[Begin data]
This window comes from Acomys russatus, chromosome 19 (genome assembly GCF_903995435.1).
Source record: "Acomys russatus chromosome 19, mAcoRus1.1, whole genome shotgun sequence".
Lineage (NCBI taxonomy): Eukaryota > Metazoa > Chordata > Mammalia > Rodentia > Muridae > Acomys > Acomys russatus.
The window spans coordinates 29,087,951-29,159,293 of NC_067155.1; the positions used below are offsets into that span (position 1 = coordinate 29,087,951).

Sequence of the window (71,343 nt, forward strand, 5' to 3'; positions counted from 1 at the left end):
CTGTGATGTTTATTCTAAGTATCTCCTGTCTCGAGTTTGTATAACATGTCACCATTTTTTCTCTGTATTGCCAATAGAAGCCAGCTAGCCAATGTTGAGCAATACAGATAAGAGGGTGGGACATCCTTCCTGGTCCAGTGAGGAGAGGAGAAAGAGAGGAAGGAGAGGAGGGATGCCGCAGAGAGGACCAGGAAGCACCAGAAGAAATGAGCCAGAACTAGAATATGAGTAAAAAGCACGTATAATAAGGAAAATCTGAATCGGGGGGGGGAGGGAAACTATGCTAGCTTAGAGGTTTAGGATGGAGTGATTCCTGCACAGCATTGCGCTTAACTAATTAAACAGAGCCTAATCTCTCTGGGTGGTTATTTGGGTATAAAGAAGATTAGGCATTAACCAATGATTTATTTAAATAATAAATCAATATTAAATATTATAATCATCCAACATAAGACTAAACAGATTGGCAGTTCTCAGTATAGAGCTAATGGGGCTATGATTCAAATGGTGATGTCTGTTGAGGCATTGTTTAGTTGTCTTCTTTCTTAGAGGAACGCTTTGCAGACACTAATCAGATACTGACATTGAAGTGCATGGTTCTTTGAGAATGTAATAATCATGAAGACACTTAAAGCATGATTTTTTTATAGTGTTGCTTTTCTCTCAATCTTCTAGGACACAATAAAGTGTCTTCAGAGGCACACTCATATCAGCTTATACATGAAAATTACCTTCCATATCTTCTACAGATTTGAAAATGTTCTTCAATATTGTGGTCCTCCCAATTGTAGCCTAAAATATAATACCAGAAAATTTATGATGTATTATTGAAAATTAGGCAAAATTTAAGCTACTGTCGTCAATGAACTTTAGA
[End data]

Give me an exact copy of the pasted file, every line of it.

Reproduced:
This window comes from Acomys russatus, chromosome 19 (genome assembly GCF_903995435.1).
Source record: "Acomys russatus chromosome 19, mAcoRus1.1, whole genome shotgun sequence".
Lineage (NCBI taxonomy): Eukaryota > Metazoa > Chordata > Mammalia > Rodentia > Muridae > Acomys > Acomys russatus.
The window spans coordinates 29,087,951-29,159,293 of NC_067155.1; the positions used below are offsets into that span (position 1 = coordinate 29,087,951).

Sequence of the window (71,343 nt, forward strand, 5' to 3'; positions counted from 1 at the left end):
CTGTGATGTTTATTCTAAGTATCTCCTGTCTCGAGTTTGTATAACATGTCACCATTTTTTCTCTGTATTGCCAATAGAAGCCAGCTAGCCAATGTTGAGCAATACAGATAAGAGGGTGGGACATCCTTCCTGGTCCAGTGAGGAGAGGAGAAAGAGAGGAAGGAGAGGAGGGATGCCGCAGAGAGGACCAGGAAGCACCAGAAGAAATGAGCCAGAACTAGAATATGAGTAAAAAGCACGTATAATAAGGAAAATCTGAATCGGGGGGGGGAGGGAAACTATGCTAGCTTAGAGGTTTAGGATGGAGTGATTCCTGCACAGCATTGCGCTTAACTAATTAAACAGAGCCTAATCTCTCTGGGTGGTTATTTGGGTATAAAGAAGATTAGGCATTAACCAATGATTTATTTAAATAATAAATCAATATTAAATATTATAATCATCCAACATAAGACTAAACAGATTGGCAGTTCTCAGTATAGAGCTAATGGGGCTATGATTCAAATGGTGATGTCTGTTGAGGCATTGTTTAGTTGTCTTCTTTCTTAGAGGAACGCTTTGCAGACACTAATCAGATACTGACATTGAAGTGCATGGTTCTTTGAGAATGTAATAATCATGAAGACACTTAAAGCATGATTTTTTTATAGTGTTGCTTTTCTCTCAATCTTCTAGGACACAATAAAGTGTCTTCAGAGGCACACTCATATCAGCTTATACATGAAAATTACCTTCCATATCTTCTACAGATTTGAAAATGTTCTTCAATATTGTGGTCCTCCCAATTGTAGCCTAAAATATAATACCAGAAAATTTATGATGTATTATTGAAAATTAGGCAAAATTTAAGCTACTGTCGTCAATGAACTTTAGA